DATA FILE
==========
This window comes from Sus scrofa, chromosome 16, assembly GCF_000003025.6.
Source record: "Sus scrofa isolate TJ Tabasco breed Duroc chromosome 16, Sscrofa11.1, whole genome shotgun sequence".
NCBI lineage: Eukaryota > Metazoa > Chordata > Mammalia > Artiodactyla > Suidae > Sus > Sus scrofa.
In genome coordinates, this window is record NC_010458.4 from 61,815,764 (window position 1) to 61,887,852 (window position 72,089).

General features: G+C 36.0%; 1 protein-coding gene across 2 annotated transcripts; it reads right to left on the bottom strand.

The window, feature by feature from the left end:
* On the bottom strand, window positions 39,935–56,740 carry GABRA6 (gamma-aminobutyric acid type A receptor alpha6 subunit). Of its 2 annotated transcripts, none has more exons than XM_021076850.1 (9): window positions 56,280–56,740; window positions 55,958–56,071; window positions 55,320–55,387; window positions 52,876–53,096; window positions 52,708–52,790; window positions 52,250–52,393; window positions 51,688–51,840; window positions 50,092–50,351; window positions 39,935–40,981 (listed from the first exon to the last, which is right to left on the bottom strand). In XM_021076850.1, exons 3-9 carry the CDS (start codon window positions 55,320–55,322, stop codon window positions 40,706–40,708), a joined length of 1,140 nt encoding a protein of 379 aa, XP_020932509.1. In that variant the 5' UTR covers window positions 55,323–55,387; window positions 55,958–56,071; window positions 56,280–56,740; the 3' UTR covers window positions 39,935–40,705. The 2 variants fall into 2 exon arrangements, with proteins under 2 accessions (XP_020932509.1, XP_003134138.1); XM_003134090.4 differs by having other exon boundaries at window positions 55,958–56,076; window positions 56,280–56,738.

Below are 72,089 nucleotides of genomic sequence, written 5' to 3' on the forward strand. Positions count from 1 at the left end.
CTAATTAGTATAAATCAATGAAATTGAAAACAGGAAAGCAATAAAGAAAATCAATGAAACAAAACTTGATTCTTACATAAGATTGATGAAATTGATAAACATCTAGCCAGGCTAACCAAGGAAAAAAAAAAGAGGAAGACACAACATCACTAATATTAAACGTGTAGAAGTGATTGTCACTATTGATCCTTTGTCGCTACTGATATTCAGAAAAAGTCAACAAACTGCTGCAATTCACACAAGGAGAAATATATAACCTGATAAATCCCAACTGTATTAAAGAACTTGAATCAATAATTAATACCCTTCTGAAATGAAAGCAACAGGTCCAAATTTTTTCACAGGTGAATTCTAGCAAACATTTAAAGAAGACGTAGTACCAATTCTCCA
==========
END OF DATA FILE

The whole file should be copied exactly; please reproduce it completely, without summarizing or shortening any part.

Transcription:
This window comes from Sus scrofa, chromosome 16, assembly GCF_000003025.6.
Source record: "Sus scrofa isolate TJ Tabasco breed Duroc chromosome 16, Sscrofa11.1, whole genome shotgun sequence".
NCBI lineage: Eukaryota > Metazoa > Chordata > Mammalia > Artiodactyla > Suidae > Sus > Sus scrofa.
In genome coordinates, this window is record NC_010458.4 from 61,815,764 (window position 1) to 61,887,852 (window position 72,089).

General features: G+C 36.0%; 1 protein-coding gene across 2 annotated transcripts; it reads right to left on the bottom strand.

The window, feature by feature from the left end:
* On the bottom strand, window positions 39,935–56,740 carry GABRA6 (gamma-aminobutyric acid type A receptor alpha6 subunit). Of its 2 annotated transcripts, none has more exons than XM_021076850.1 (9): window positions 56,280–56,740; window positions 55,958–56,071; window positions 55,320–55,387; window positions 52,876–53,096; window positions 52,708–52,790; window positions 52,250–52,393; window positions 51,688–51,840; window positions 50,092–50,351; window positions 39,935–40,981 (listed from the first exon to the last, which is right to left on the bottom strand). In XM_021076850.1, exons 3-9 carry the CDS (start codon window positions 55,320–55,322, stop codon window positions 40,706–40,708), a joined length of 1,140 nt encoding a protein of 379 aa, XP_020932509.1. In that variant the 5' UTR covers window positions 55,323–55,387; window positions 55,958–56,071; window positions 56,280–56,740; the 3' UTR covers window positions 39,935–40,705. The 2 variants fall into 2 exon arrangements, with proteins under 2 accessions (XP_020932509.1, XP_003134138.1); XM_003134090.4 differs by having other exon boundaries at window positions 55,958–56,076; window positions 56,280–56,738.

Below are 72,089 nucleotides of genomic sequence, written 5' to 3' on the forward strand. Positions count from 1 at the left end.
CTAATTAGTATAAATCAATGAAATTGAAAACAGGAAAGCAATAAAGAAAATCAATGAAACAAAACTTGATTCTTACATAAGATTGATGAAATTGATAAACATCTAGCCAGGCTAACCAAGGAAAAAAAAAAGAGGAAGACACAACATCACTAATATTAAACGTGTAGAAGTGATTGTCACTATTGATCCTTTGTCGCTACTGATATTCAGAAAAAGTCAACAAACTGCTGCAATTCACACAAGGAGAAATATATAACCTGATAAATCCCAACTGTATTAAAGAACTTGAATCAATAATTAATACCCTTCTGAAATGAAAGCAACAGGTCCAAATTTTTTCACAGGTGAATTCTAGCAAACATTTAAAGAAGACGTAGTACCAATTCTCCA